Fingerprints have helped police solve crimes for decades, but increasingly, investigators have come to rely on another type of print to catch crooks.
Westerville detectives are using palm prints to help them solve crimes.
Recently, Westerville Police Detective Timothy Ray scanned palm prints from a crime scene. His first match showed up on a bank check.
“We’d like to have an eight-to-10 match on them,” Ray said. “This came back with like 35 matches. So, it had really good characterizes, good print.”
An increasing number of police departments are taking palm prints as well as fingerprints when they book crime suspects. Many now do so electronically, instead of with ink.
The state’s Bureau of Criminal Investigation and Identification in London, Ohio, collects the prints to check about a database.
“Just like fingerprints, they are unique to each individual person, so they are a wonderful means of identification,” said Robin Roggenbeck, a BCI forensic scientist.
Roggenbeck said that she also looks for palm prints on physical evidence, like a drink can. After exposing it to superglue fumes, she dusts powder on the surface to make the prints appear.
Other scientists search for the prints under a special light.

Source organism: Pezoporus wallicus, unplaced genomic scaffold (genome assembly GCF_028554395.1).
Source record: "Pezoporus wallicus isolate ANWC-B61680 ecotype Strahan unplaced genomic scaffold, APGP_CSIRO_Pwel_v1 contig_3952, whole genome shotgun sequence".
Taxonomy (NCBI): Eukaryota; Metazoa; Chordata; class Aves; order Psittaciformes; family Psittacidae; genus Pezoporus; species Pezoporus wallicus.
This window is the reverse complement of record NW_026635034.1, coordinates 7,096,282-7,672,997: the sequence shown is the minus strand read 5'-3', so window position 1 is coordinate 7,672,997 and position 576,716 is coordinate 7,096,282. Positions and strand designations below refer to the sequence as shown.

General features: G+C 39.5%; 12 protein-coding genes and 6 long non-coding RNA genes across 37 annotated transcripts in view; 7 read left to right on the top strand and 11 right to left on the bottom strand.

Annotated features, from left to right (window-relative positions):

Scientists then transfer the prints to paper and do a computer search for matches.
Roggenbeck said that the palm prints are good tools to help catch criminals.
“We’ve gotten hits on just the palm and not the fingers, and then later on, we find out that the fingerprints matched the victim, and the palm print was that of the subject or perpetrator in the case,” Roggenbeck said.
Ray said that the prints have helped him solve cases.
“The possibility of solving crime now compared to what it was is just tremendous,” Ray said.
Currently, there are 7 million fingerprints in the state’s system, but only half a million palm prints.
BCI experts said that as more police departments take palm prints, they will become even more useful.
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